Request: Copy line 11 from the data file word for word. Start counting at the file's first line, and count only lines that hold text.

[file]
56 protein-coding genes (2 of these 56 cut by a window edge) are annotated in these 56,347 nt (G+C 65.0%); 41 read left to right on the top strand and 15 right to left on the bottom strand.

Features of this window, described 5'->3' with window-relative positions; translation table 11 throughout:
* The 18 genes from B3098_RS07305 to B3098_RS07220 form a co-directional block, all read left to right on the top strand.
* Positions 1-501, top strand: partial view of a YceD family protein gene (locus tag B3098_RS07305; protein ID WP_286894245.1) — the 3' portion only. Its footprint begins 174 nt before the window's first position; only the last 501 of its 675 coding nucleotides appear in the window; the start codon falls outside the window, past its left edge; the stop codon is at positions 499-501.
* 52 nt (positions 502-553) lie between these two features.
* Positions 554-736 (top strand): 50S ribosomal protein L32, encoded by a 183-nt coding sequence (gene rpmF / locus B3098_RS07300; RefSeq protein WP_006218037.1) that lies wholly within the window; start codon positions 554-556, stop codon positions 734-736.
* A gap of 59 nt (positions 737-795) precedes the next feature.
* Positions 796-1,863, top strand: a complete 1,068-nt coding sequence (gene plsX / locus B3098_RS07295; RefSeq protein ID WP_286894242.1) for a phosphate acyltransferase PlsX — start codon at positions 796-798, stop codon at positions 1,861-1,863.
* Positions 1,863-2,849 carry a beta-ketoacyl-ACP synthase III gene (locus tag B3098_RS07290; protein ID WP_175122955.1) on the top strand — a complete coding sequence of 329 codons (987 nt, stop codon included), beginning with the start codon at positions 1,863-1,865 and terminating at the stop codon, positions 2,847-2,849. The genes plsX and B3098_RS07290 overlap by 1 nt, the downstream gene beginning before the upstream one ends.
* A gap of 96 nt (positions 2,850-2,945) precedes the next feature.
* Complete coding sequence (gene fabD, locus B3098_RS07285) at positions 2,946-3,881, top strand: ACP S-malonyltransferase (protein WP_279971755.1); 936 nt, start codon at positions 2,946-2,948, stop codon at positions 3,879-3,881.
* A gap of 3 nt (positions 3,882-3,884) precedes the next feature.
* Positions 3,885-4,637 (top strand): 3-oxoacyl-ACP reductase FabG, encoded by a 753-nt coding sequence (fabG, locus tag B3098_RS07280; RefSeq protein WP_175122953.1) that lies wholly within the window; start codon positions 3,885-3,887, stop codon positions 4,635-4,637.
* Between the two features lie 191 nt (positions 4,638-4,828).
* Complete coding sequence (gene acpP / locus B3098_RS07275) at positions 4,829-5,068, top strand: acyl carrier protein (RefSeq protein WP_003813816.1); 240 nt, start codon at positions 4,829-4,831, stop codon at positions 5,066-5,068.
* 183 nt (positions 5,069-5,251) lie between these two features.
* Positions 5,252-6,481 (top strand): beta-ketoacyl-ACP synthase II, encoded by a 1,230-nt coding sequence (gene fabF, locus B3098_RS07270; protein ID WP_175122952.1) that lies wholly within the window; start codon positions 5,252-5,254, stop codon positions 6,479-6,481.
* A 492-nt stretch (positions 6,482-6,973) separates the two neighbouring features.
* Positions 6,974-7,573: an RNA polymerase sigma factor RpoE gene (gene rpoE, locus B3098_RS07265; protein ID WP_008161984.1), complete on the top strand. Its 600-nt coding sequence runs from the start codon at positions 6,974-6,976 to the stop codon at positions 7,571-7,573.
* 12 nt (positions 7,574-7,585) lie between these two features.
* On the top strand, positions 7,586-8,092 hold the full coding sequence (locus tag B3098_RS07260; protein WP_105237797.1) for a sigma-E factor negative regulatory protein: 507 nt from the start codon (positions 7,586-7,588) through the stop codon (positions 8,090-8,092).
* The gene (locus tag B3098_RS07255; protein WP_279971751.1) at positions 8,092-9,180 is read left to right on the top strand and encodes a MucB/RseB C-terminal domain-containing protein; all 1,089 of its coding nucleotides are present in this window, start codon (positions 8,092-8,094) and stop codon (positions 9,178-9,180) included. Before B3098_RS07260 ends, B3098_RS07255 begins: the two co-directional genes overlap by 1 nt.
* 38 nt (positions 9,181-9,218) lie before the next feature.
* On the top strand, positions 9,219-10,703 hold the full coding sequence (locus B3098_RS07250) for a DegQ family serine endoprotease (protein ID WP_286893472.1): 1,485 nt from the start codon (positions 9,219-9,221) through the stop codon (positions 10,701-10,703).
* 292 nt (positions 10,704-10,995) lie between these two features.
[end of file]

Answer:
* Complete coding sequence (gene fabD, locus B3098_RS07285) at positions 2,946-3,881, top strand: ACP S-malonyltransferase (protein WP_279971755.1); 936 nt, start codon at positions 2,946-2,948, stop codon at positions 3,879-3,881.